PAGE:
by Karey Shane
It’s difficult to describe the depth of loneliness that creeps into the soul of those with chronic pain and fatigue. Hundreds of waking hours in isolation eventually turn into tens of thousands of hours. Facebook photos on a person’s good day show nothing of the days in between where functioning beyond a bath and maybe eating two small meals a day are the norm – one might be brown rice crackers, berries, and a handful of cashews, the other just a protein shake (or perhaps both are protein shakes.)
When my pain and fatigue are intolerable, I turn my bathroom into a spa-like place. I realized years ago that if I couldn’t go to the spa, the spa would come to me. That’s when my journey in self-care began. The other day, my plan was to lie down for a rest in my quiet space spa, as I like to call it. It’s just two bath mats placed end to end like a bed, covered with a far-infrared heating pad, topped with a long towel and a towel roll for a pillow. I will have cranked the radiator up to full heat so I can lie down and be surrounded with warmth.
All of a sudden, I was too weak to make it that far–just a few feet away. I slid down along the bathroom cabinet wall and leaned my back against it. I felt as though threads had been stitched to every muscle cell in my body, then tied to the center of the earth. Every move I made meant pulling at the threads and resulted in ripping, inevitable pain. I felt depressed. Useless. Stagnant. My muscles hurt. Every move I made was punctuated by a groan. A sketch pad was nearby where I had planned to work on my fluid business plan. I muttered out loud, “Dang it. I’m just going to draw how I feel.” So that’s what I did.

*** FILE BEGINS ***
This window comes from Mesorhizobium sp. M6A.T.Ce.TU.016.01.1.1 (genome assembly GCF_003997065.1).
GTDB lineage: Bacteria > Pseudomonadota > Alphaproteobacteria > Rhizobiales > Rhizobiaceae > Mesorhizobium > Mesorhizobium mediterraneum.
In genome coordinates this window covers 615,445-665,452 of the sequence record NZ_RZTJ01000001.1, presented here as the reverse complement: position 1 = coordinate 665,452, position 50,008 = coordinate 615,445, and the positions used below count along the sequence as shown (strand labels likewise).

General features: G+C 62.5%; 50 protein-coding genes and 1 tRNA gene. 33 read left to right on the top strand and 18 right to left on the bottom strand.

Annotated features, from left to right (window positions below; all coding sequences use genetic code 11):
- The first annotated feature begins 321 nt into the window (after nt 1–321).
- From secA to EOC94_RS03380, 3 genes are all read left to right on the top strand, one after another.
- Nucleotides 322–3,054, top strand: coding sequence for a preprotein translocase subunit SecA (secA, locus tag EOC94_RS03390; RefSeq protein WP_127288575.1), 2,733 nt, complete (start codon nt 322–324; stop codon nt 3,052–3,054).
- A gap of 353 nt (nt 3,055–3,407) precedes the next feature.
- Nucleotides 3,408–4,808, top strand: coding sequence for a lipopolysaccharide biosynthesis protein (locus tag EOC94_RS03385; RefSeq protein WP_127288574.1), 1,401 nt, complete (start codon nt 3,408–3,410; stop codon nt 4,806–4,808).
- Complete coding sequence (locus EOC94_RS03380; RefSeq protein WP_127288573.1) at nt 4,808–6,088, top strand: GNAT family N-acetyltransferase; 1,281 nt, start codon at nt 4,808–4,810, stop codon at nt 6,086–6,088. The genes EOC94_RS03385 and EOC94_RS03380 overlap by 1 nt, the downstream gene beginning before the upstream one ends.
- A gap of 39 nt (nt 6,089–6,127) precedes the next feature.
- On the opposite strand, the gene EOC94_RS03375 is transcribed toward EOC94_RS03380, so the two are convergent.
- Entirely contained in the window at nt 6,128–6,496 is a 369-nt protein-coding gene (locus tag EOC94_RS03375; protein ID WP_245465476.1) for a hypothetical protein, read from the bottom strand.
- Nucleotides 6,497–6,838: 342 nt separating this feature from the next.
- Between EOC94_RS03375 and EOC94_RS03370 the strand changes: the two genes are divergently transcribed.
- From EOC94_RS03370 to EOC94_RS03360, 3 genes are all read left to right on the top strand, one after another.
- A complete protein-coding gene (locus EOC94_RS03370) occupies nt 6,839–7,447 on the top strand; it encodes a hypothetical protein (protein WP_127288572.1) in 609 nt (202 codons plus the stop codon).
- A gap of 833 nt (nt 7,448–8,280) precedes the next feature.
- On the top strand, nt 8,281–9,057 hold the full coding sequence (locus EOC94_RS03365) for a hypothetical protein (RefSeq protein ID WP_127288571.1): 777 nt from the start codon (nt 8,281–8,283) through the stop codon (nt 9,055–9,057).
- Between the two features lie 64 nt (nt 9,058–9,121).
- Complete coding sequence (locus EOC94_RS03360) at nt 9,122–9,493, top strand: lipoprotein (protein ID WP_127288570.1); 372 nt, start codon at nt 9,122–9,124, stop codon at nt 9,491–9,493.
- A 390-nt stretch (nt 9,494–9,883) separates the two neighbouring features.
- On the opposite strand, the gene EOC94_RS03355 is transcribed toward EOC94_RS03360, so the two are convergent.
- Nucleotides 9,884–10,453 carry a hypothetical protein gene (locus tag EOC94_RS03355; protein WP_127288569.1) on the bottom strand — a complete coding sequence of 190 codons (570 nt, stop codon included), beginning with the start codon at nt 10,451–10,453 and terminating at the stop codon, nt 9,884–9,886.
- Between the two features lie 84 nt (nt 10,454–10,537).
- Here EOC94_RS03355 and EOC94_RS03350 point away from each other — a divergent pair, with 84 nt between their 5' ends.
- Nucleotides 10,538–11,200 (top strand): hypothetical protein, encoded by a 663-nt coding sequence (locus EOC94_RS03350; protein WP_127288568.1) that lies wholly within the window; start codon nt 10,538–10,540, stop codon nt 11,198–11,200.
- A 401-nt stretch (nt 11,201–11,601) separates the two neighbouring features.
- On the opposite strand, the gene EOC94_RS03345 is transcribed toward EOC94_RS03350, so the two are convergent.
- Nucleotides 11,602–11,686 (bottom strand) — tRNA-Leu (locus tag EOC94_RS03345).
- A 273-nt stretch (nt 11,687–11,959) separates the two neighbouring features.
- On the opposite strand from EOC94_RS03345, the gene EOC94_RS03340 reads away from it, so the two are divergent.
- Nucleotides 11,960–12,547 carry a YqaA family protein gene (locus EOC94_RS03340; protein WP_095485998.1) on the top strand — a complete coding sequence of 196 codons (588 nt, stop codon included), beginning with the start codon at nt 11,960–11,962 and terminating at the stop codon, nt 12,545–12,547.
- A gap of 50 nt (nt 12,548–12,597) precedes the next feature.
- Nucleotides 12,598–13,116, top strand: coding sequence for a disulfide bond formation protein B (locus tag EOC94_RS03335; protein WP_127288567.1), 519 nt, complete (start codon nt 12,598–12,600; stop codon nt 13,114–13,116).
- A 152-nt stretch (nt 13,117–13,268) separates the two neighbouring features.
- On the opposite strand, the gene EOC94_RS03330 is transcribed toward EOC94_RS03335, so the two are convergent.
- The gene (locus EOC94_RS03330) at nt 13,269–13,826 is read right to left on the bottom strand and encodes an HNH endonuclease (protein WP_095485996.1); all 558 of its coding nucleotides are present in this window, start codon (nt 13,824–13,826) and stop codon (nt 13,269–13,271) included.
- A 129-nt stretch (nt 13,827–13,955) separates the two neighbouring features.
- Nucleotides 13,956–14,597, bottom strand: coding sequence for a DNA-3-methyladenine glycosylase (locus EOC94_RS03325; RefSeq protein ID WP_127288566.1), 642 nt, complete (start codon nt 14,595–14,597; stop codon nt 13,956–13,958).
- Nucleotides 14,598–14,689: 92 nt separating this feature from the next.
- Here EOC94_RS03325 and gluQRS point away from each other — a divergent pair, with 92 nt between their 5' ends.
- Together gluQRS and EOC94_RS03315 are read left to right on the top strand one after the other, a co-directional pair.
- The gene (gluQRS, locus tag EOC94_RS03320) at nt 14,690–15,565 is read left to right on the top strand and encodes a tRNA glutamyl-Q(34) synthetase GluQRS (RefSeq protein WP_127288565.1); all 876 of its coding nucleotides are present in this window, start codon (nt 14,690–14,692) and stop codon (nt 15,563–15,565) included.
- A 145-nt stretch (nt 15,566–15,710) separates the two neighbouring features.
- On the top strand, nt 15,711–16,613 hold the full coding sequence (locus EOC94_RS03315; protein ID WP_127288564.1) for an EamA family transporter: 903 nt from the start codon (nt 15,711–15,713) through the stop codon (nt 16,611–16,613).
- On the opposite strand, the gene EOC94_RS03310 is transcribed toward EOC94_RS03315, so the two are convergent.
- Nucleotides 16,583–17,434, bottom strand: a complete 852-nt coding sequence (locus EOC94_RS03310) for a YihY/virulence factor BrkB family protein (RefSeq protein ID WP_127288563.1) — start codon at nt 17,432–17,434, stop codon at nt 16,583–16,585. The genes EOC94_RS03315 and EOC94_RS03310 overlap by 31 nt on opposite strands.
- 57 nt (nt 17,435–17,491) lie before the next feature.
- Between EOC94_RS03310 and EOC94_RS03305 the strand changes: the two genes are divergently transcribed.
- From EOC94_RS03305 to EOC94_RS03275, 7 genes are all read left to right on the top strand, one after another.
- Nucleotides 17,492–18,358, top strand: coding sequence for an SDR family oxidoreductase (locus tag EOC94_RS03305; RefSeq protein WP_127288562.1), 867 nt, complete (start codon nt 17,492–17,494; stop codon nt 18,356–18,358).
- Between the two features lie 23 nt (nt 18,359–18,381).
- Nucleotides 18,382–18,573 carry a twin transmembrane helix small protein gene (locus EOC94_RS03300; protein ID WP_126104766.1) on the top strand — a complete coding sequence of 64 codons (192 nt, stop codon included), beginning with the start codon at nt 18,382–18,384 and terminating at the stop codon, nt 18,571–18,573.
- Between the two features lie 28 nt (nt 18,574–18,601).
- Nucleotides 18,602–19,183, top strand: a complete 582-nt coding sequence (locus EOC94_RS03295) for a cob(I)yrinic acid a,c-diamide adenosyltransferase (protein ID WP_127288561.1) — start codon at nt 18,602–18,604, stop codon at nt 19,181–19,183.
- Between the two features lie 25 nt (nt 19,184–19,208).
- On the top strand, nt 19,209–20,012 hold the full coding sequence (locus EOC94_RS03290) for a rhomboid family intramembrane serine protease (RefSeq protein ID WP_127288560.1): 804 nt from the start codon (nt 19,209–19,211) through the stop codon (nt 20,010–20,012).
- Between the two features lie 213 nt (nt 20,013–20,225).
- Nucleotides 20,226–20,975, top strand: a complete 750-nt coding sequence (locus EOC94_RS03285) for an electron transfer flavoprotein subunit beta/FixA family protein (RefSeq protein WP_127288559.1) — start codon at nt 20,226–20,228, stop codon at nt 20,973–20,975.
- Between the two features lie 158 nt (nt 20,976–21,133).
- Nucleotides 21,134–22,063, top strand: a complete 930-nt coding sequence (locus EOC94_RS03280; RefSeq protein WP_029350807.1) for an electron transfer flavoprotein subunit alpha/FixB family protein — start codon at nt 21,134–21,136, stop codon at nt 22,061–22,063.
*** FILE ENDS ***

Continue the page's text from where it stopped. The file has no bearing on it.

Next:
In a few minutes, I looked at what I had drawn, and I felt seen. I felt seen, even if the only person who saw me was me. I felt understood, even if he only person who understood the loneliness and physical weakness in the ink on paper face staring back at her was me. I didn’t feel so alone. And that made that moment easier to bear. I hope whoever sees my little sketches feels seen and understood, able to hold on with the hope that you, whoever you are, are part of a community who suffers with you. You are never alone. Know that even if you feel like you bear your pain alone, there are many who bear it with you. May that net of shared pain feel like a safety net you can allow yourself to fall on as you let go and surrender to what is.
I see you.
Karey Shane is a Certified Aromatherapist and owner of AROMASOUL and Co., partners with Operation Underground Railroad (OUR). She has been living life in slow motion with ME/CFS for the last nine years; still learning to surrender to the unpredictability of having a strong day or waking up to find she’s too weak to get out of bed. Passionate about healing trauma and the limbic brain by combining aromatherapy with mindfulness, she donates a portion of her small-batch, self-care essential oil-based product sales to OUR for survivor rehabilitation and prevention. On her strong, pain-free days she serves as the aromatherapist at an undisclosed center for survivors of human trafficking. Karey earned a BA in English from the University of Utah and from her bed wrote an underground novel on child slavery, Secret Speakers and the Search for Selador’s Gate, which earned a starred review from the School Library Journal, the audiobook being performed by Booklist’s Voice of Choice, Simon Vance. Karey is a wife, mother, grandmother, and is very grateful for her therapy dog, Chummy
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